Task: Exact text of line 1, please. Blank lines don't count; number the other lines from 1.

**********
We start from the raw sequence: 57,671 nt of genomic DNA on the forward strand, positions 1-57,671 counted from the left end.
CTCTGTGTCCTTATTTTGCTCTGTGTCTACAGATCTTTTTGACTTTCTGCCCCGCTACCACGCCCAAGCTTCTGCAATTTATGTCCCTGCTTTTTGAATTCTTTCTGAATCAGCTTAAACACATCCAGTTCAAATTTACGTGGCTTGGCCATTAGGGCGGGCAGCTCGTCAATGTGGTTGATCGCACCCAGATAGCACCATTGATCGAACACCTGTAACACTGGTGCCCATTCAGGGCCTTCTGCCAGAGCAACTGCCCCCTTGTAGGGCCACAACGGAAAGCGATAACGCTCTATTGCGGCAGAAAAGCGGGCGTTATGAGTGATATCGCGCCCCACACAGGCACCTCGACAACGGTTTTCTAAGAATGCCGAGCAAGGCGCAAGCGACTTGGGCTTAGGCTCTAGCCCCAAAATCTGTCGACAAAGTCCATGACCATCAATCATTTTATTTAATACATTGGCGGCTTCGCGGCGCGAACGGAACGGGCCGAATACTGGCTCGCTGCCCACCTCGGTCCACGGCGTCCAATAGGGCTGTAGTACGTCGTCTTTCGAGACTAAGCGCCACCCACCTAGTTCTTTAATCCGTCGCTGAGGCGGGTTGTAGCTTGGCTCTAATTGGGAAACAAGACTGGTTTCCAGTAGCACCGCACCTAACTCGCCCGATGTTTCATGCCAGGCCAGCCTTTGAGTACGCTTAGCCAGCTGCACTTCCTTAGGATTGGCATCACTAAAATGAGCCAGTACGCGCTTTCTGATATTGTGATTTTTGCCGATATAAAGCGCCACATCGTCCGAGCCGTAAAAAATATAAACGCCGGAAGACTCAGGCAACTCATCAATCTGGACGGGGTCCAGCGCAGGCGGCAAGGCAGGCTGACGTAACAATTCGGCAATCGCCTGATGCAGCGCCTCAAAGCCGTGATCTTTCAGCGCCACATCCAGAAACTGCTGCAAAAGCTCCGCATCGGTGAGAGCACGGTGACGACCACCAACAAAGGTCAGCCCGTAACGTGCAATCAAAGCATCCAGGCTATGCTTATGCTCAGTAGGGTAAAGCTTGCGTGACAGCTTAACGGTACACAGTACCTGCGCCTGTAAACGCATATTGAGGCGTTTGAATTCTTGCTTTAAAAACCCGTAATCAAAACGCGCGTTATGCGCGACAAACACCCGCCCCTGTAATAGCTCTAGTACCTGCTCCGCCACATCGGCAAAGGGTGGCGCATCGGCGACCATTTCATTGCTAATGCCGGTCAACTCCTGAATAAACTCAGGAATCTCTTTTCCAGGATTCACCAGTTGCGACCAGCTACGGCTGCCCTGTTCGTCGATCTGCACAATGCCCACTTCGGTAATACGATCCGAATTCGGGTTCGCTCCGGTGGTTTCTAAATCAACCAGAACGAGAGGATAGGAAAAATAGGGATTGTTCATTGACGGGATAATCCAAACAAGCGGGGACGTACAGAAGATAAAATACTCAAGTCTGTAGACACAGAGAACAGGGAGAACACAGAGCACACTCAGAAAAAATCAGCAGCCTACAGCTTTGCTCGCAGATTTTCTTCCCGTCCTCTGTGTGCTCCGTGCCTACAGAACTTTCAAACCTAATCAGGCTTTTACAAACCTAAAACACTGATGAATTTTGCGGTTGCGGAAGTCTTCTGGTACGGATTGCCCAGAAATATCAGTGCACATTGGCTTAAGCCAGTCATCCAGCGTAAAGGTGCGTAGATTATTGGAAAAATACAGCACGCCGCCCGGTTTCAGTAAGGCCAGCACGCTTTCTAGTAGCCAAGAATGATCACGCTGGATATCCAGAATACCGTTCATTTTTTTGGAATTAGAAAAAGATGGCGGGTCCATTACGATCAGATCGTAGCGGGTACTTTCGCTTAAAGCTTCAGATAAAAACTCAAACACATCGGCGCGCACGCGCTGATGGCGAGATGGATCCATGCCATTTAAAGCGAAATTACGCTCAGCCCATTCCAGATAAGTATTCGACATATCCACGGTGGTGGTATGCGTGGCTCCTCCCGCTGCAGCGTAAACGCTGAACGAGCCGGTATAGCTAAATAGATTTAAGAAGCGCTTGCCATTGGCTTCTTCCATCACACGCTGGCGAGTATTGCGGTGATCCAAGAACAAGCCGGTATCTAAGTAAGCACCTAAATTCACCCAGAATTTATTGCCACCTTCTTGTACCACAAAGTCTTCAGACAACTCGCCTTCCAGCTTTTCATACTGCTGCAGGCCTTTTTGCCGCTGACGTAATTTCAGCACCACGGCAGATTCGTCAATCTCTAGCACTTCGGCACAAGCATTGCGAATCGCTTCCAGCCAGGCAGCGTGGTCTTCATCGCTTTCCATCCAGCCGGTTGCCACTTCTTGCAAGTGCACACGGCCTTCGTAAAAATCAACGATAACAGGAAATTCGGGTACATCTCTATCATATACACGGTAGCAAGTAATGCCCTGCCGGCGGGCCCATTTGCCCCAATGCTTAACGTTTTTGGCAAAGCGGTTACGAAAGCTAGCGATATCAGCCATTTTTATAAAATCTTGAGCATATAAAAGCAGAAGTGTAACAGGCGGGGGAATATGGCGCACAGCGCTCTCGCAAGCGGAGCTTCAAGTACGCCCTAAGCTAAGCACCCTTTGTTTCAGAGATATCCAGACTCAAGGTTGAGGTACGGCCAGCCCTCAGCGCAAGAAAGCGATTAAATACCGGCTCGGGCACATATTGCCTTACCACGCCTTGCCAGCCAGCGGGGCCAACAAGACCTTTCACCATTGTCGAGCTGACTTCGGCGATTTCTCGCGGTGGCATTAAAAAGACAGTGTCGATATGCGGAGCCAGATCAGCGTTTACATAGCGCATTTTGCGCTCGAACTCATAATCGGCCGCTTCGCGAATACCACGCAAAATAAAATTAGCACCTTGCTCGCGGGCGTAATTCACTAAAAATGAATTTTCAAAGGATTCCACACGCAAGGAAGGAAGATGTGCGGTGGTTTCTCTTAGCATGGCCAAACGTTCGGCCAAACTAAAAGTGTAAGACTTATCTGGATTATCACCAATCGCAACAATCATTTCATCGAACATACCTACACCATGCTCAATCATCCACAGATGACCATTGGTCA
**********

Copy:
We start from the raw sequence: 57,671 nt of genomic DNA on the forward strand, positions 1-57,671 counted from the left end.